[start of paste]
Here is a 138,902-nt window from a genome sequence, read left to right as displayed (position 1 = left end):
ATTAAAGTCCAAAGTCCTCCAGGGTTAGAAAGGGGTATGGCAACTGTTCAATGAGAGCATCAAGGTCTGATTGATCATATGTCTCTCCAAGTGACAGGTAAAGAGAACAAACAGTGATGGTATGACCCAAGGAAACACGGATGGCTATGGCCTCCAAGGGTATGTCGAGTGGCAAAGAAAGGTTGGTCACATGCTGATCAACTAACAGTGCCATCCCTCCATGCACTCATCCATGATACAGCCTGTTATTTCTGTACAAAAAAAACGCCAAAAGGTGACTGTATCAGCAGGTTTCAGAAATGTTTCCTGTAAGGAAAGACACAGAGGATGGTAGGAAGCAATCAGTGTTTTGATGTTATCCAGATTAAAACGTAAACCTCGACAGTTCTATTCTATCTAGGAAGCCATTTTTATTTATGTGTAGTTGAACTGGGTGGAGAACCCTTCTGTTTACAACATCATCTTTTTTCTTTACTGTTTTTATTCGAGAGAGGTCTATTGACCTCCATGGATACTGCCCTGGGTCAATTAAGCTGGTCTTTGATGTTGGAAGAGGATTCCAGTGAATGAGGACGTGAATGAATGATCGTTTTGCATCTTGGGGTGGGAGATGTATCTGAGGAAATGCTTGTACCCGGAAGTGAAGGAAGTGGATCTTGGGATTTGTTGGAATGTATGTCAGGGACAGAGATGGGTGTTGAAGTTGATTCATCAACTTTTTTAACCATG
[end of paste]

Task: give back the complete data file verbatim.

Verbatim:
Here is a 138,902-nt window from a genome sequence, read left to right as displayed (position 1 = left end):
ATTAAAGTCCAAAGTCCTCCAGGGTTAGAAAGGGGTATGGCAACTGTTCAATGAGAGCATCAAGGTCTGATTGATCATATGTCTCTCCAAGTGACAGGTAAAGAGAACAAACAGTGATGGTATGACCCAAGGAAACACGGATGGCTATGGCCTCCAAGGGTATGTCGAGTGGCAAAGAAAGGTTGGTCACATGCTGATCAACTAACAGTGCCATCCCTCCATGCACTCATCCATGATACAGCCTGTTATTTCTGTACAAAAAAAACGCCAAAAGGTGACTGTATCAGCAGGTTTCAGAAATGTTTCCTGTAAGGAAAGACACAGAGGATGGTAGGAAGCAATCAGTGTTTTGATGTTATCCAGATTAAAACGTAAACCTCGACAGTTCTATTCTATCTAGGAAGCCATTTTTATTTATGTGTAGTTGAACTGGGTGGAGAACCCTTCTGTTTACAACATCATCTTTTTTCTTTACTGTTTTTATTCGAGAGAGGTCTATTGACCTCCATGGATACTGCCCTGGGTCAATTAAGCTGGTCTTTGATGTTGGAAGAGGATTCCAGTGAATGAGGACGTGAATGAATGATCGTTTTGCATCTTGGGGTGGGAGATGTATCTGAGGAAATGCTTGTACCCGGAAGTGAAGGAAGTGGATCTTGGGATTTGTTGGAATGTATGTCAGGGACAGAGATGGGTGTTGAAGTTGATTCATCAACTTTTTTAACCATG